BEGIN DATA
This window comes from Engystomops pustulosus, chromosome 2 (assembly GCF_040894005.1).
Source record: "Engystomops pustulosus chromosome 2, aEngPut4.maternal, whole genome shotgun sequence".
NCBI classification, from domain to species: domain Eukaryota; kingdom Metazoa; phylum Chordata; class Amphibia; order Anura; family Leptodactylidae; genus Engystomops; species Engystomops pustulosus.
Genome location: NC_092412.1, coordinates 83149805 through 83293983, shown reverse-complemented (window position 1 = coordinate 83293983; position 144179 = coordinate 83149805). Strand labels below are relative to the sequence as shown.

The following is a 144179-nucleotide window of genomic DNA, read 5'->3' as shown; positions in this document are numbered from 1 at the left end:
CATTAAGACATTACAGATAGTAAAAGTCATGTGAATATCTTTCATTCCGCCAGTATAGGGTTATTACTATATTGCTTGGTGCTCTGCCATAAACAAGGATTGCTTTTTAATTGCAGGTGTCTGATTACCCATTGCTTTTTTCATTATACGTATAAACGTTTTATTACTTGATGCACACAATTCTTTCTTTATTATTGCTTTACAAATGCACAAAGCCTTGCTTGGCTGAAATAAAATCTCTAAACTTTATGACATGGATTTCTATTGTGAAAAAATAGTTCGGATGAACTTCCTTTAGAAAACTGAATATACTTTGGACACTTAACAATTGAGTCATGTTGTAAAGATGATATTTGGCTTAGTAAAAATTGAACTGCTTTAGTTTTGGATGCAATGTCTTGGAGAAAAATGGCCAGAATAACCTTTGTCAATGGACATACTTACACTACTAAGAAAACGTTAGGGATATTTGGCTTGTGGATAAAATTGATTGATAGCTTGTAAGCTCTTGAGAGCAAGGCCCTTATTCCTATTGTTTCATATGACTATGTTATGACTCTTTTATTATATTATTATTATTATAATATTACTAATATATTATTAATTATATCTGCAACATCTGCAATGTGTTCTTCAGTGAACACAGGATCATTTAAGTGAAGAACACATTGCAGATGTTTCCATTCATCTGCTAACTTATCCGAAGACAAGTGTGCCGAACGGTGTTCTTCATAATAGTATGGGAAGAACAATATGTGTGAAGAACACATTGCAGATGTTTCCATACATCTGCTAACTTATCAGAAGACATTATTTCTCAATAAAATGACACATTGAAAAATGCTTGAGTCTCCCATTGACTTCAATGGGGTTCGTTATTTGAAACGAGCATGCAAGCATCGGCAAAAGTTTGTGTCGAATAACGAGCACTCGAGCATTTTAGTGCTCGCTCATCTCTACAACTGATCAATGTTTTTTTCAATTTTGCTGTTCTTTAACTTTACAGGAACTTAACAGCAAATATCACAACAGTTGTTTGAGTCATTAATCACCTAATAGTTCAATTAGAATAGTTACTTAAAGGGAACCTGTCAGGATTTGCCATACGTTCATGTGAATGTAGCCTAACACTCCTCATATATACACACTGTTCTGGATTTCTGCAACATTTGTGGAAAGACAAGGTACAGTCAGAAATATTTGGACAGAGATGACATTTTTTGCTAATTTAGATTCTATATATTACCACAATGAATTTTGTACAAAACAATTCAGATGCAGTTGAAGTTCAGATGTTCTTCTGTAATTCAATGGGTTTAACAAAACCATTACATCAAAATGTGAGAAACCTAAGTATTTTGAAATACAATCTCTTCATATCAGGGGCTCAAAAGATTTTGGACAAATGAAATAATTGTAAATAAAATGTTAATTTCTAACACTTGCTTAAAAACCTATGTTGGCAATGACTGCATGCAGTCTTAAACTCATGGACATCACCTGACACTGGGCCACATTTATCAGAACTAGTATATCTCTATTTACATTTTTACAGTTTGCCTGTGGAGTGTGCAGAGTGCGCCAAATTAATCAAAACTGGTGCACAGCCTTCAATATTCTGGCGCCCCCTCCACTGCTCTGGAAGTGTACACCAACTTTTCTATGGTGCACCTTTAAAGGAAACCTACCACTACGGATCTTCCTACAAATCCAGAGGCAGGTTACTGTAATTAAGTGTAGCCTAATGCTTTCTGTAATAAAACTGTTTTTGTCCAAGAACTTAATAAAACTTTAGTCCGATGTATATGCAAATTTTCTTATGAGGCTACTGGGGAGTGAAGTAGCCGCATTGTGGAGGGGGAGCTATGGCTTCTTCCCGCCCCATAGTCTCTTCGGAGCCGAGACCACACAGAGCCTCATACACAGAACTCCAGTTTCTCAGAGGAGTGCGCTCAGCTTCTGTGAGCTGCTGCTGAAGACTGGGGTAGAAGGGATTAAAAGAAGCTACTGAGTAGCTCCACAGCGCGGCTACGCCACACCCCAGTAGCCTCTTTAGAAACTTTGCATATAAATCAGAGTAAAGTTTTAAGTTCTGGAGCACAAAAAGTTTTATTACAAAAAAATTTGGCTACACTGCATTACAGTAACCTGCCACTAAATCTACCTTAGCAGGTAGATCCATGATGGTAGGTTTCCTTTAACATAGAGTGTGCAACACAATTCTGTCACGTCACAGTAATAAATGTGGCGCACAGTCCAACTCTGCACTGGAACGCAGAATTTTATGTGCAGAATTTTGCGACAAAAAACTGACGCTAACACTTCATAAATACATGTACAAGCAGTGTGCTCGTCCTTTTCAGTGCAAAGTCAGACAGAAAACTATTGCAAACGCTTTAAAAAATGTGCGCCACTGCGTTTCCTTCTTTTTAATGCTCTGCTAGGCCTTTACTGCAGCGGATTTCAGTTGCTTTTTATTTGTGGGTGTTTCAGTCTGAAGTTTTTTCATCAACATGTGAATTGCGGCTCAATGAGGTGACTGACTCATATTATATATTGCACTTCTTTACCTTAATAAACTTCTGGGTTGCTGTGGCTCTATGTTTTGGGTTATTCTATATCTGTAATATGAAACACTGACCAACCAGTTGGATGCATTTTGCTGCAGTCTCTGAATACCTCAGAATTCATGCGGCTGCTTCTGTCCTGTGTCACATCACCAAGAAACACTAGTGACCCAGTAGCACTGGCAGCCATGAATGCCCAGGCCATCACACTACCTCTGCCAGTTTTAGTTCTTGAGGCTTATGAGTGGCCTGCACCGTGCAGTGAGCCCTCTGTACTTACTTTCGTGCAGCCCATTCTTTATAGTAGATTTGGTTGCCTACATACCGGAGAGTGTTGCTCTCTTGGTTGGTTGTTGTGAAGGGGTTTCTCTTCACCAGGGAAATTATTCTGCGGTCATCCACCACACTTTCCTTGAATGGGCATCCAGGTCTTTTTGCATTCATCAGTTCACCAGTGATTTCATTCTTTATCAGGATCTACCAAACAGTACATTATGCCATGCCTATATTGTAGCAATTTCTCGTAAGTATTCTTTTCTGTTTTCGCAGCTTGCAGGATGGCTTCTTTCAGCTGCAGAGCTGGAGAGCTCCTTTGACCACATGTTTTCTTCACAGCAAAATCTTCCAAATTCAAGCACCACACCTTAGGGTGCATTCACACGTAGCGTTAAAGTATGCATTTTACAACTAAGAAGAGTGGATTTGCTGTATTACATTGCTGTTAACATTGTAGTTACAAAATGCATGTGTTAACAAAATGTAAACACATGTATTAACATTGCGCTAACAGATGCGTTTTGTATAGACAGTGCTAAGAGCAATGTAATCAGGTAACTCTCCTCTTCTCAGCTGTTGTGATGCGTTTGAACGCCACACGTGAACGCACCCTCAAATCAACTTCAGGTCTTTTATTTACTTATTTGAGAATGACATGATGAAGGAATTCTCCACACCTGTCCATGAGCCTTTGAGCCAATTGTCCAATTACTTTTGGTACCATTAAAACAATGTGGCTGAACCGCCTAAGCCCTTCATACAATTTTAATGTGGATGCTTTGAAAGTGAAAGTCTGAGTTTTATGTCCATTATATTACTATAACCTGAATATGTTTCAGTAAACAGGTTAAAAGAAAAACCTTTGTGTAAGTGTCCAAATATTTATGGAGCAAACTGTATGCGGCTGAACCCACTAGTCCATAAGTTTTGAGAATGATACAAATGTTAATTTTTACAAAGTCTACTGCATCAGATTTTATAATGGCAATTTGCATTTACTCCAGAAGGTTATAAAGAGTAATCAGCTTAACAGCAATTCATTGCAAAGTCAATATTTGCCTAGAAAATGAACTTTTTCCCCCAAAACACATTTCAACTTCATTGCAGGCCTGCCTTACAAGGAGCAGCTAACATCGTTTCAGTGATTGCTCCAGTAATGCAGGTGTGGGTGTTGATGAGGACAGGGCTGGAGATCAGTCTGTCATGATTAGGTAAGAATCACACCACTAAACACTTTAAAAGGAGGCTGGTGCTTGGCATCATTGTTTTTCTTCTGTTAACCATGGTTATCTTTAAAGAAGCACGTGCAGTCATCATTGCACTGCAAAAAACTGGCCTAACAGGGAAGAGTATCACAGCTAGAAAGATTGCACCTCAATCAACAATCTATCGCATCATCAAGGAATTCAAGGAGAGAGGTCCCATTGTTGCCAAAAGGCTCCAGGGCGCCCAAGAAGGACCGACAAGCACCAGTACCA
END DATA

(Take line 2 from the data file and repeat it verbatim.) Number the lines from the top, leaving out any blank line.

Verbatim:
Source record: "Engystomops pustulosus chromosome 2, aEngPut4.maternal, whole genome shotgun sequence".